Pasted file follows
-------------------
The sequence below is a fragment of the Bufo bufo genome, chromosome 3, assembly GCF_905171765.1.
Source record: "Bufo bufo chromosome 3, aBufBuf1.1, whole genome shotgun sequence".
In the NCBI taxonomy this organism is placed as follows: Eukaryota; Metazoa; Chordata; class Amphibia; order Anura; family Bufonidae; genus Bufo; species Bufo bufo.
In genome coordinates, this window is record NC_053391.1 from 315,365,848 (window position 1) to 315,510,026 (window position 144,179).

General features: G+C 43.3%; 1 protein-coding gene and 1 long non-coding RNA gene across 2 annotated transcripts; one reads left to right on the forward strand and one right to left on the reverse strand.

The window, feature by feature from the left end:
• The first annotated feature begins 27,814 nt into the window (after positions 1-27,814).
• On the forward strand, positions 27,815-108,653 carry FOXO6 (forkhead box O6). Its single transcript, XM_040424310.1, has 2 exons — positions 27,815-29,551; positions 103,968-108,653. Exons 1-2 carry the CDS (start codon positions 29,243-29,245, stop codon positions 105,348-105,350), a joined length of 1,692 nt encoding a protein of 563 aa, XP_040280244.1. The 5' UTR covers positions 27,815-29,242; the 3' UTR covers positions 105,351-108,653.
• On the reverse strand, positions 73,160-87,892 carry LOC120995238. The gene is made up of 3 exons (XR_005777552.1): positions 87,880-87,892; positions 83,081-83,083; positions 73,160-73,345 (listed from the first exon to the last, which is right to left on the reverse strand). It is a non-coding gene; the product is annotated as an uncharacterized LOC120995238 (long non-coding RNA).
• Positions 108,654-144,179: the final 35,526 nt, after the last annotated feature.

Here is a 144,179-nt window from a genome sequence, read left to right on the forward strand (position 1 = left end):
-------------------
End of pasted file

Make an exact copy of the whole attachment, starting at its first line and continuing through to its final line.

The sequence below is a fragment of the Bufo bufo genome, chromosome 3, assembly GCF_905171765.1.
Source record: "Bufo bufo chromosome 3, aBufBuf1.1, whole genome shotgun sequence".
In the NCBI taxonomy this organism is placed as follows: Eukaryota; Metazoa; Chordata; class Amphibia; order Anura; family Bufonidae; genus Bufo; species Bufo bufo.
In genome coordinates, this window is record NC_053391.1 from 315,365,848 (window position 1) to 315,510,026 (window position 144,179).

General features: G+C 43.3%; 1 protein-coding gene and 1 long non-coding RNA gene across 2 annotated transcripts; one reads left to right on the forward strand and one right to left on the reverse strand.

The window, feature by feature from the left end:
• The first annotated feature begins 27,814 nt into the window (after positions 1-27,814).
• On the forward strand, positions 27,815-108,653 carry FOXO6 (forkhead box O6). Its single transcript, XM_040424310.1, has 2 exons — positions 27,815-29,551; positions 103,968-108,653. Exons 1-2 carry the CDS (start codon positions 29,243-29,245, stop codon positions 105,348-105,350), a joined length of 1,692 nt encoding a protein of 563 aa, XP_040280244.1. The 5' UTR covers positions 27,815-29,242; the 3' UTR covers positions 105,351-108,653.
• On the reverse strand, positions 73,160-87,892 carry LOC120995238. The gene is made up of 3 exons (XR_005777552.1): positions 87,880-87,892; positions 83,081-83,083; positions 73,160-73,345 (listed from the first exon to the last, which is right to left on the reverse strand). It is a non-coding gene; the product is annotated as an uncharacterized LOC120995238 (long non-coding RNA).
• Positions 108,654-144,179: the final 35,526 nt, after the last annotated feature.

Here is a 144,179-nt window from a genome sequence, read left to right on the forward strand (position 1 = left end):